Serving pages dynamically with Node.js

Mar 10 2014

Node.js

Setting up a basic HTTP server in Node.js is as simple as copy and pasting five lines of code and running node file.js as you can see in my previous tutorial on installing Node.js. However, we will probably want to setup something a little more dynamic pretty soon to start serving requests based on a URL pattern.

Let’s start with a simple example to see how our Node server behaves by outputting the request URL into our console.

var http = require('http');

http.createServer(function (req, res) {
  console.log(req.url);
  res.end();
})
.listen(3000, '127.0.0.1');

If we start this Node instance and navigate to http://127.0.0.1:3000 in our browser we will actually see two requests.

/
/favicon.ico

Note that both these requests are triggered by the browser separately. The first for the resource at / and the second for the /favicon.ico.

At the most basic level we can serve a single file by reading and outputting it’s contents. So for instance if we wanted to serve an HTML file:

var fs = require('fs'),
    http = require('http');

http.createServer(function (req, res) {
  fs.readFile('./index.html', function (err, html) {
    res.writeHead(200, {'Content-Type': 'text/html'});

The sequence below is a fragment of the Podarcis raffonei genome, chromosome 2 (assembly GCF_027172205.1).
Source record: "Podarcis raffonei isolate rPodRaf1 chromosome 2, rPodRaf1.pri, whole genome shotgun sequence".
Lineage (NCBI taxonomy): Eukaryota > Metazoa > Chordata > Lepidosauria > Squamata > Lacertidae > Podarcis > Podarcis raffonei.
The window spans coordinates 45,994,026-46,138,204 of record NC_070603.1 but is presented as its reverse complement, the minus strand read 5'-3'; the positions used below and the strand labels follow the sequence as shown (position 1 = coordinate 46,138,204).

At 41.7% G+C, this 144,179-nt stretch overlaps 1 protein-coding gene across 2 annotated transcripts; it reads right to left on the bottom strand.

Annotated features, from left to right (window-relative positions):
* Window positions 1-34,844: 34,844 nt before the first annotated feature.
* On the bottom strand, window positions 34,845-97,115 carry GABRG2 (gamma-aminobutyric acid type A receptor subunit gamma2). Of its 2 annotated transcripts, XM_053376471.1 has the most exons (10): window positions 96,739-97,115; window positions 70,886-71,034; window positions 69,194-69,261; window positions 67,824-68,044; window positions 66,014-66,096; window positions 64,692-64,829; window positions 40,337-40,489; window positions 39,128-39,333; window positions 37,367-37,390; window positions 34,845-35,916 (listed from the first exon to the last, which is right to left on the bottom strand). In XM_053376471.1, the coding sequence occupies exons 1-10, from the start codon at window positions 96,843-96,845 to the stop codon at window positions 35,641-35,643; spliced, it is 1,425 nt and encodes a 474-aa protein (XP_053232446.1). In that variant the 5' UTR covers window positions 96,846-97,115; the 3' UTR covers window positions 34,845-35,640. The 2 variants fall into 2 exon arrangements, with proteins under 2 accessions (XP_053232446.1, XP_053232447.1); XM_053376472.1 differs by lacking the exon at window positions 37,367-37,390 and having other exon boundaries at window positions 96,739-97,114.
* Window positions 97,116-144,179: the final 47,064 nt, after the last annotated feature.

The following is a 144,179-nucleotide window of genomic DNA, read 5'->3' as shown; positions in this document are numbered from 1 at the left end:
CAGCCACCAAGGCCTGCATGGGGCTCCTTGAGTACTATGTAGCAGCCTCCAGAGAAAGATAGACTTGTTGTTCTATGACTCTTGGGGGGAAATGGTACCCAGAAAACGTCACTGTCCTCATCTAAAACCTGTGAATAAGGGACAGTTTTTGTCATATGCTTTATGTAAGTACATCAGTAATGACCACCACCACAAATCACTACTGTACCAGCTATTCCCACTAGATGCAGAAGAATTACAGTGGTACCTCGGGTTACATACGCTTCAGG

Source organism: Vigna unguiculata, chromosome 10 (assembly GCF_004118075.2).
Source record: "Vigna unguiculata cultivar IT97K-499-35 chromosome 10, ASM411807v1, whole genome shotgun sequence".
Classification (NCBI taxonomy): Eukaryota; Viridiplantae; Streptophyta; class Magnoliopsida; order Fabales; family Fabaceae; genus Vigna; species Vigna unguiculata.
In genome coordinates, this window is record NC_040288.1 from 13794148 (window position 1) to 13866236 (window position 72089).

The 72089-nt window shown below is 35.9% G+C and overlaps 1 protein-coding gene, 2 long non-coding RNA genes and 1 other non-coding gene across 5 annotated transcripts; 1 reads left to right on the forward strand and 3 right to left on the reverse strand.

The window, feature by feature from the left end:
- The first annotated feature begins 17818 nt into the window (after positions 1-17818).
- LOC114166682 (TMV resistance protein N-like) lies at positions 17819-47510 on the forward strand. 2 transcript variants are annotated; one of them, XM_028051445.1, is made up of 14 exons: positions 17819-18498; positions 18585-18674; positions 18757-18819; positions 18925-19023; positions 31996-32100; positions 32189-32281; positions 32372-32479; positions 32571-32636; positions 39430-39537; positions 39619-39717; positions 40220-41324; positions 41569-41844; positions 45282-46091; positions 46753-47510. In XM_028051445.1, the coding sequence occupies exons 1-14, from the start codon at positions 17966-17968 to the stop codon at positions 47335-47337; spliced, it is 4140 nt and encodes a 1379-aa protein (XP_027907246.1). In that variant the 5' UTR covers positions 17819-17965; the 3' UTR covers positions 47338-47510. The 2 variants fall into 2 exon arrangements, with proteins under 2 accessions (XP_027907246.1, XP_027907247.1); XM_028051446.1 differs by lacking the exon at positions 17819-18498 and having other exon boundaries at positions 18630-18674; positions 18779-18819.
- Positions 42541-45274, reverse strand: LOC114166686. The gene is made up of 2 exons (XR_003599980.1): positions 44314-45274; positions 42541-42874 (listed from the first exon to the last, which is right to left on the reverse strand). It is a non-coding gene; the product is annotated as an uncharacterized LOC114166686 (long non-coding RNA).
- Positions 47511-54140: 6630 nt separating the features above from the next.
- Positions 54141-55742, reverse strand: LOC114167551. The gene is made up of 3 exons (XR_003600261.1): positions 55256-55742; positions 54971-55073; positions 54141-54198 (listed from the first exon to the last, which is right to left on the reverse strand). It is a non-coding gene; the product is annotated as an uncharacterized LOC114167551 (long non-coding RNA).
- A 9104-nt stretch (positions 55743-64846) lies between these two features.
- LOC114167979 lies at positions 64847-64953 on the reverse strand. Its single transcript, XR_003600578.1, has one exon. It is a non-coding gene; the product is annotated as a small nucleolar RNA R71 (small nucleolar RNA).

res.write(html + '');  
    res.end();
  });
})
.listen(3000, '127.0.0.1');

This is great but we probably want to be able to serve files based on what the URL is. Below we will make things a little more dynamic by serving the requested resource with index.html as a default if no file is specified. We will also check if the file exists and serve a 404 page if no resource exists.

var fs = require('fs'),
    http = require('http');

http.createServer(function (req, res) {
  var path = '.' + req.url;

  // Default to index.html if no file is specified.
  if (req.url.split('.').length === 1) {
    path += (req.url[req.url.length - 1] !== '/' ? '/' : '') + 'index.html';
  }

  // Check if resource exists and serve 404 page if it doesn't.
  fs.exists(path, function (exists) {
    if ( ! exists) {
      path = './views/404.html';
    }

    fs.readFile(path, function (err, html) {
      res.writeHead(200, {'Content-Type': 'text/html'});
      res.write(html + '');  
      res.end();
    });
  });
})
.listen(3000, '127.0.0.1');

There we have it, a basic Node.js server that will serve static HTML files. You’ve probably noticed that our Content-Type is set to text/html. If we were to request a resource like an image you will see it being served with the HTML MIME type we specified coming out as raw data and looking like a bunch of giberish.

From here we will want to start being able to server other types of files other than HTML like our favicon.ico file and images. We’ll cover this in the next tutorial on handling MIME types with Node.js.

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